5 Steps to Managing Vendors

Not every vendor needs to be managed. This might sound like an absurdity, but there is some truth to it. Some vendor relationships can run on automatic pilot, whereas others require more. For instance, companies might monitor purveyors of office supplies for best prices and basic service requirements, but a deeper relationship is essential for strategic vendors such as retail goods suppliers, who must deliver to specs, on time, and at the right cost.

The most sophisticated approaches to vendor management start with an overarching strategy — what Pierre Mitchell, an analyst at AMR Research Inc. in Boston, calls “a portfolio-level approach that optimizes the supply base to a set of business goals and improves the performance of suppliers as a whole.”

The selection of strategic vendors should be tightly integrated with process management, according to Brent Habig, executive vice president for sales and consulting at Verticalnet, a Malvern, PA-based technology company.

“You want to partner with strategic suppliers to drive down joint costs,” Habig says. “You don’t want to wield a big stick and beat up vendors. You want to create relationships that allow both parties to work successfully in the long term.”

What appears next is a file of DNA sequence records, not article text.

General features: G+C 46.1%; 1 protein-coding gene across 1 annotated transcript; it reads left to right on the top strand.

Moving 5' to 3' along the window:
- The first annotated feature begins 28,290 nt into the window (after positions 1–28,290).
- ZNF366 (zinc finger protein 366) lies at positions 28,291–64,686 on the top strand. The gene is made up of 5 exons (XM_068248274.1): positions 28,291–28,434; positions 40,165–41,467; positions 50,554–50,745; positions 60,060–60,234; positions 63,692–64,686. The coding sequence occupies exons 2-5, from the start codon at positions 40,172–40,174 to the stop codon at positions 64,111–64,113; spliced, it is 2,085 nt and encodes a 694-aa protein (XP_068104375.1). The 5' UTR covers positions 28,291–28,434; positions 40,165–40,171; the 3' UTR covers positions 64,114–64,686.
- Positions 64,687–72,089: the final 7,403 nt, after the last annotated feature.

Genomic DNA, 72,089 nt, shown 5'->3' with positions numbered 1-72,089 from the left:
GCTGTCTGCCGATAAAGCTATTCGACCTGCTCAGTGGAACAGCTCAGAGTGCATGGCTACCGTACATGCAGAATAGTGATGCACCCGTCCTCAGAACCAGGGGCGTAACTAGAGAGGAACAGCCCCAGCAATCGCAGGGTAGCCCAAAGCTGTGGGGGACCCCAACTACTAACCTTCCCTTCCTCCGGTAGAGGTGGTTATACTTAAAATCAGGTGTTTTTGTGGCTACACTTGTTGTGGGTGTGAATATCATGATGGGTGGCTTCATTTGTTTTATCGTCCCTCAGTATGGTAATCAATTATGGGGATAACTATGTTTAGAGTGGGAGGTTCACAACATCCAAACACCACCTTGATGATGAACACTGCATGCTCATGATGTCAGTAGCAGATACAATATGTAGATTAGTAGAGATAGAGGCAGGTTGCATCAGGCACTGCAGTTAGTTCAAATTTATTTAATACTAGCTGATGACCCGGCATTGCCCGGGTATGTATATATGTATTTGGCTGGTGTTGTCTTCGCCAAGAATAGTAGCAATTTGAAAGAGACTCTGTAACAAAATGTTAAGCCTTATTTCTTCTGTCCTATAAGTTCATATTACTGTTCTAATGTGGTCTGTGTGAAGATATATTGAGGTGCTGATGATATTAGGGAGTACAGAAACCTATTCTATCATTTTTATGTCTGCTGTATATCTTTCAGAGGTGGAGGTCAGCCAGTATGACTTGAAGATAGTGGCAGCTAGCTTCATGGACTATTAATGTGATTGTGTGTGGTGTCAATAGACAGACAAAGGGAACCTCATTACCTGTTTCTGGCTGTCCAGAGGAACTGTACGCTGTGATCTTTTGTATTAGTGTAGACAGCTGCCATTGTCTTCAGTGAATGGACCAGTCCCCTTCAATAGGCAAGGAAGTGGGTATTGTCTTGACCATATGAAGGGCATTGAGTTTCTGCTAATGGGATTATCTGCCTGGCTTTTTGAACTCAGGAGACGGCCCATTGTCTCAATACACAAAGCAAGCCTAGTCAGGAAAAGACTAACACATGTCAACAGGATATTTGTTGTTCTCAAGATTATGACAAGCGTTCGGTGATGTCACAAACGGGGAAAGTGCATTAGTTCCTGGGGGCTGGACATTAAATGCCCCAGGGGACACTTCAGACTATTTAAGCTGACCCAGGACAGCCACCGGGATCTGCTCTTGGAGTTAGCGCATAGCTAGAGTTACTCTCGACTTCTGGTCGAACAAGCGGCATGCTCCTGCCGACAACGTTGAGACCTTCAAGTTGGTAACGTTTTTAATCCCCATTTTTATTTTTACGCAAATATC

How do you do it? O+F spoke with leading retailers, vendors, and analysts, who offered the following recommendations to improve vendor management:


    Not all vendors are created equal. “The most important thing is to figure out which vendors to manage and which not to,” says Habig.

    Differentiate vendors based on spend level, says AMR’s Mitchell, who claims that the classic 80/20 rule applies to vendor management. “Twenty percent of your suppliers are likely to represent 80% of your spend,” he asserts. “Reserve deep collaboration for those and go light with the others.”

    Deep collaboration could involve sharing demand forecasts and providing interactive tools for quotations and product design, according to Mitchell. For lighter forms of vendor management, think of automating basic ordering and notification processes — in other words, things that replace the telephone and fax machine.


    A retail firm seeking to manage the efficiency of its direct suppliers alone is doing only half a job. After all, those suppliers have their own suppliers, and if the sub-suppliers are performing sub-optimally, so will the retailer’s entire supply chain. That’s something the retailing giant IKEA learned when it studied its supply chain costs.

    IKEA designs the house-branded furniture it sells while outsourcing manufacturing. To control supply-chain costs, the company specifies and sources the components and raw materials used by its manufacturers. To increase operating flexibility and reduce costs, IKEA set up several competing, geographically based supply organizations. These trading offices receive centrally generated requirements and fulfill them from their separate supply networks.